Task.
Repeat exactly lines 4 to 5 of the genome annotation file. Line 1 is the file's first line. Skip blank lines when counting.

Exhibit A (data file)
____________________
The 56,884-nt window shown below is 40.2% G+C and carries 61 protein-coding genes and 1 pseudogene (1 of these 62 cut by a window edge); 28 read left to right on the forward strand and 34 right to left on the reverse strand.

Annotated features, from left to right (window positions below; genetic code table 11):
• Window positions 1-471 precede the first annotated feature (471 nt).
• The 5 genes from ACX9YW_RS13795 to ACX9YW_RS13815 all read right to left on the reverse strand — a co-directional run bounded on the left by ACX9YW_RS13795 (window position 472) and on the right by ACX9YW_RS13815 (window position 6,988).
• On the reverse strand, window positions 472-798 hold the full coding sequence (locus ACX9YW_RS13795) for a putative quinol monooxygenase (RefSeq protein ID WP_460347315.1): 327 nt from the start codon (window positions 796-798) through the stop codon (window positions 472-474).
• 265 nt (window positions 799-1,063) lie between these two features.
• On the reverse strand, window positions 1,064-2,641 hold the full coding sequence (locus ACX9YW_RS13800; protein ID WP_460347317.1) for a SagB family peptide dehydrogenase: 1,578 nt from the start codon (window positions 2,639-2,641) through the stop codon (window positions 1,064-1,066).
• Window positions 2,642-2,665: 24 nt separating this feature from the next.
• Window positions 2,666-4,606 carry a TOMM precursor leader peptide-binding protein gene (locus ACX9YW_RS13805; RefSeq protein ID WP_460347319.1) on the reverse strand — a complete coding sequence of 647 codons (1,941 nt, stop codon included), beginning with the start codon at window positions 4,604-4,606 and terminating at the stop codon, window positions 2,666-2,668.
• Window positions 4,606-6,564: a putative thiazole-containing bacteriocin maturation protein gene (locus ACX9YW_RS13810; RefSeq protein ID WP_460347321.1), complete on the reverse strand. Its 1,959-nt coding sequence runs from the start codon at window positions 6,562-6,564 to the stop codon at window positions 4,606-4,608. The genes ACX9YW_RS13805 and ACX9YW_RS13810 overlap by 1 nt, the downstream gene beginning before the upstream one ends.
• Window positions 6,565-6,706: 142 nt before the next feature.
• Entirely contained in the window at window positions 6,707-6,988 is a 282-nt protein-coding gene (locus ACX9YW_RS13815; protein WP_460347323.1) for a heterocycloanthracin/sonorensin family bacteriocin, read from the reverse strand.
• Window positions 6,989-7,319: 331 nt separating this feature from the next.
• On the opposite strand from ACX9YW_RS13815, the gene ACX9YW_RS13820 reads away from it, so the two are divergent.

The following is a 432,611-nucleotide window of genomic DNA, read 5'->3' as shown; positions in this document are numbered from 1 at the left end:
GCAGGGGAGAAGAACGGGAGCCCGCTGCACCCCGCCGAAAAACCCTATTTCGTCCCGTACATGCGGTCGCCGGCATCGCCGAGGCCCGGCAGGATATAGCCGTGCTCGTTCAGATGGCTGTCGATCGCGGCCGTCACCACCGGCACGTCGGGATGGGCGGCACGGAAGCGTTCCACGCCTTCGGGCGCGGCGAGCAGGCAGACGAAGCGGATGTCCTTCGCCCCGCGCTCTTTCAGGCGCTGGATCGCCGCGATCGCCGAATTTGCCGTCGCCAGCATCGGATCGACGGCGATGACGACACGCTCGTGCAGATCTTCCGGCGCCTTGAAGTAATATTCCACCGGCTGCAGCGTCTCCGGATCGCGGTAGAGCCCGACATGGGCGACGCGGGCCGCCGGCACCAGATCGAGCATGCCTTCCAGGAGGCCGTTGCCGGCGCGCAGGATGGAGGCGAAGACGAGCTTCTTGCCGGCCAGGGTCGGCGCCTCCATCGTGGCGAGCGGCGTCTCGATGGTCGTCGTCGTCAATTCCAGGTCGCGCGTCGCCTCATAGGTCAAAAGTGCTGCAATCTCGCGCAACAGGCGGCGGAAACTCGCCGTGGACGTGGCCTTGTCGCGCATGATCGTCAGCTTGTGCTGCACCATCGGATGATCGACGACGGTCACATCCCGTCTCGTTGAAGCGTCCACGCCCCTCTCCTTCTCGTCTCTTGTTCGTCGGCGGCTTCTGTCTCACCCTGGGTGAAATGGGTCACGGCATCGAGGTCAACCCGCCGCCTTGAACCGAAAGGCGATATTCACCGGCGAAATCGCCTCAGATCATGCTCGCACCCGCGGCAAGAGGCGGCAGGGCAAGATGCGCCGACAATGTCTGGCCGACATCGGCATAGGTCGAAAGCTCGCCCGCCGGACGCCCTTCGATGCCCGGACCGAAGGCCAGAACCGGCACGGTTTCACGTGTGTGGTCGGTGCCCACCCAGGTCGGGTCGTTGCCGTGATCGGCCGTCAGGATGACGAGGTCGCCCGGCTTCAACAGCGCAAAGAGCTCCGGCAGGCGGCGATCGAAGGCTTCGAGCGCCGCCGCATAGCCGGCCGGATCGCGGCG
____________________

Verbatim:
• The 5 genes from ACX9YW_RS13795 to ACX9YW_RS13815 all read right to left on the reverse strand — a co-directional run bounded on the left by ACX9YW_RS13795 (window position 472) and on the right by ACX9YW_RS13815 (window position 6,988).
• On the reverse strand, window positions 472-798 hold the full coding sequence (locus ACX9YW_RS13795) for a putative quinol monooxygenase (RefSeq protein ID WP_460347315.1): 327 nt from the start codon (window positions 796-798) through the stop codon (window positions 472-474).